THE BLADE/DAVE ZAPOTOSKY
Toledo area officials should worry about predatory businesses such as some payday lending stores and check-cashing depots, which tend to locate in low-income neighborhoods with a lack of retail options. Although legal, such places charge exorbitant rates for services that people without cash often need.
Liquor and lottery stores can also pose problems for a community. Living on blocks where it’s easier to buy a fifth of gin than fresh fruit isn’t healthy.
But questioning the value of a dollar store in the still-vacant east-side Marina District, as some Toledo officials have done, smacks of snobbery and elitism. A dollar store might not have the swank that the City Council and mayor envision for the former industrial site, but it’s a lot better than nothing.
Dollar stores sell cheap products, attracting low, and moderate-income shoppers — or anyone looking for a bargain on plates, balloons, and costumes for a birthday or a Halloween party. They also provide jobs and create retail traffic for other businesses.
In the Marina District, a planned dollar store is on hold because of environmental concerns about its site, once home to an auto repair shop. If Councilman Mike Craig thinks there are better uses for the site, he’s welcome to find them.
Plans for public housing and mass transit often prompt pushback from people who think low-income residents stigmatize a neighborhood or development. Toledo can’t afford such snobbery.
Dollar General Corp. has 14 stores in Toledo, three of which opened in the past year. A company spokesman said the stores generally serve customers within a three to five-mile radius. So dollar store shoppers are already in the neighborhood.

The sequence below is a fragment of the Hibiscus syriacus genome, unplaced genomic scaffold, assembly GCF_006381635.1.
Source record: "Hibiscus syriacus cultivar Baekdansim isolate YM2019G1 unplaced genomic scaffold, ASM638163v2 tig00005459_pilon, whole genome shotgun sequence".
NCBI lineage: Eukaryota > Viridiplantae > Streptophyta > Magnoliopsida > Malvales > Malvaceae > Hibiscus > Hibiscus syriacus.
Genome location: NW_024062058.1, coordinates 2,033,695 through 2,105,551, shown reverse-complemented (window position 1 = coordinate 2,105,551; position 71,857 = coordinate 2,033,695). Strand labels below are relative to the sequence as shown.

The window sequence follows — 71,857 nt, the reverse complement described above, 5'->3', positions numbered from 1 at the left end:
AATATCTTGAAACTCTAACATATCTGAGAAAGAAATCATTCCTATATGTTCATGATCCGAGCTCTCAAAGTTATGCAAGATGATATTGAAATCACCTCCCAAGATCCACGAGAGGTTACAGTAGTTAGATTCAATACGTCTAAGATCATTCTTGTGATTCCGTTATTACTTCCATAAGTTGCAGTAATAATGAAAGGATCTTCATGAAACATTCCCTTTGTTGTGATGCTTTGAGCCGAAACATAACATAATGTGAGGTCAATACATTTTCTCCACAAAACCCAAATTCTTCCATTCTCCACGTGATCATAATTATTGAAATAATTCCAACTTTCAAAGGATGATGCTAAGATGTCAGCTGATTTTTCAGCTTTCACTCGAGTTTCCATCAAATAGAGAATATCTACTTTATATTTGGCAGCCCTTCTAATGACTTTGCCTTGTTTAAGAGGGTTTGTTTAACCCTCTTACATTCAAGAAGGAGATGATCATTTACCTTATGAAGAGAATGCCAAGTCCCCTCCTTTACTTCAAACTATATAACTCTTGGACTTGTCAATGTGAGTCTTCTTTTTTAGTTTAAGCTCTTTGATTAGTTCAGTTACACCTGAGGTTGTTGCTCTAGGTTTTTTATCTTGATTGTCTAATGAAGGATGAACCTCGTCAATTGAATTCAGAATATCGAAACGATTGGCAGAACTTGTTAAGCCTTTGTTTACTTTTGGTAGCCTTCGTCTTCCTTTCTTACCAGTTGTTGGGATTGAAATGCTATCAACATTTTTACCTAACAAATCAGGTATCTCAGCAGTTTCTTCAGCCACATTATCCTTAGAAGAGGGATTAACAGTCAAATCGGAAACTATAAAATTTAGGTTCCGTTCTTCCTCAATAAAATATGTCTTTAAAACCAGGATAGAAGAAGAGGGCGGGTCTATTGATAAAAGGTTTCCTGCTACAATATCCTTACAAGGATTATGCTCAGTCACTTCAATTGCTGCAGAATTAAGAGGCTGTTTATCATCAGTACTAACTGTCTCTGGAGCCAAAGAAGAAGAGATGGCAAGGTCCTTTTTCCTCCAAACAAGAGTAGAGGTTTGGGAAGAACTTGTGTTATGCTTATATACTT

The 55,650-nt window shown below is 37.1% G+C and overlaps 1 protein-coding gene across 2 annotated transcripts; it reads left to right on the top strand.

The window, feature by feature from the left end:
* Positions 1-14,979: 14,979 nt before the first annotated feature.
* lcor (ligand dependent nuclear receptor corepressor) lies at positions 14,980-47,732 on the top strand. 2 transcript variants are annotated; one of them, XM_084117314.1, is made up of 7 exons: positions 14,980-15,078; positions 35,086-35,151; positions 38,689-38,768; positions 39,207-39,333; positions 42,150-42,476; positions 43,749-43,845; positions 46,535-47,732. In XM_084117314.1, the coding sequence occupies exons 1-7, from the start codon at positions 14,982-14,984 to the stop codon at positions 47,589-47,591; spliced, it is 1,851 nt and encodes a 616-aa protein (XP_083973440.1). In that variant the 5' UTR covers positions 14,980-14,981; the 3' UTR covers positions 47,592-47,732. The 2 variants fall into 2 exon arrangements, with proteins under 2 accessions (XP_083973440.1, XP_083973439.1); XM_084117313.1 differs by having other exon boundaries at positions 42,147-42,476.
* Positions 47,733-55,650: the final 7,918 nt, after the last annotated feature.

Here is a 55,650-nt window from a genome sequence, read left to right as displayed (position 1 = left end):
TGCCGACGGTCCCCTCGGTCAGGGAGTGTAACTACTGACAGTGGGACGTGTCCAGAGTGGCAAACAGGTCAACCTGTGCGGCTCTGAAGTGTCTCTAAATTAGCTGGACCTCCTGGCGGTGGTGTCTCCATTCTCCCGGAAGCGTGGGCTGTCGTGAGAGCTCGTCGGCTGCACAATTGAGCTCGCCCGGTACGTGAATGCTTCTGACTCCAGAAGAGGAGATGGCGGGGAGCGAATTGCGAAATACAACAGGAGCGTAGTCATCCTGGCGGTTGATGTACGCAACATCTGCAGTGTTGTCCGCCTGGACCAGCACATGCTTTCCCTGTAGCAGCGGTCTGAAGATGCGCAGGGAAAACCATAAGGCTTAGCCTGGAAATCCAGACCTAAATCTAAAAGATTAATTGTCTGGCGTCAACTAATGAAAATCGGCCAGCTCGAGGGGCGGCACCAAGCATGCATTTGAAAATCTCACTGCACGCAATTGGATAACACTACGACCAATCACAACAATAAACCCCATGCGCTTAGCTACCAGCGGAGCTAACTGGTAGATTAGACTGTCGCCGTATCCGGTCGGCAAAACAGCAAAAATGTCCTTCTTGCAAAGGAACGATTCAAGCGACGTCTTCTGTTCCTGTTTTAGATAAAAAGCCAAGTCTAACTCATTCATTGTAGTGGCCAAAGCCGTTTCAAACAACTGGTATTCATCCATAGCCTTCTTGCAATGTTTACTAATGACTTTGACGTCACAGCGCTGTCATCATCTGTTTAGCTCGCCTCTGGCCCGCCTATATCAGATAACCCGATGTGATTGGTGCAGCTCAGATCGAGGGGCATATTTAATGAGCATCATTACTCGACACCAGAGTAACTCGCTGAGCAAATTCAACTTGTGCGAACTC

Some residents expressed dismay when a Family Dollar store opened recently at the former Churchill’s supermarket location at Central Avenue and Cheltenham Road. The store closed in 2012 because of tax problems and had sat empty.
Dollar stores are popping up in more places; they are in Perrysburg and Sylvania Township. Poverty, for decades, has spread to suburbs and to formerly upscale neighborhoods.
Nationwide, suburban poverty rates have grown twice as fast as urban poverty rates. Suburbs are now home to more poor residents than central cities, the Brookings Institution reported last year. Between 2000 and 2011, suburban poverty in each of Ohio’s metropolitan areas, except for Youngstown, increased more than 80 percent.
Whether in the Marina District or suburbs, dollar stores serve residents who need and want their products. “These stores are market-driven, and they do an honorable business,” Councilman Sandy Spang told The Blade’s editorial page. “I don’t think it’s a big negative.”
She’s right. Until the market can sustain other businesses, city and suburban officials should applaud the development, jobs, and services that discount stores bring.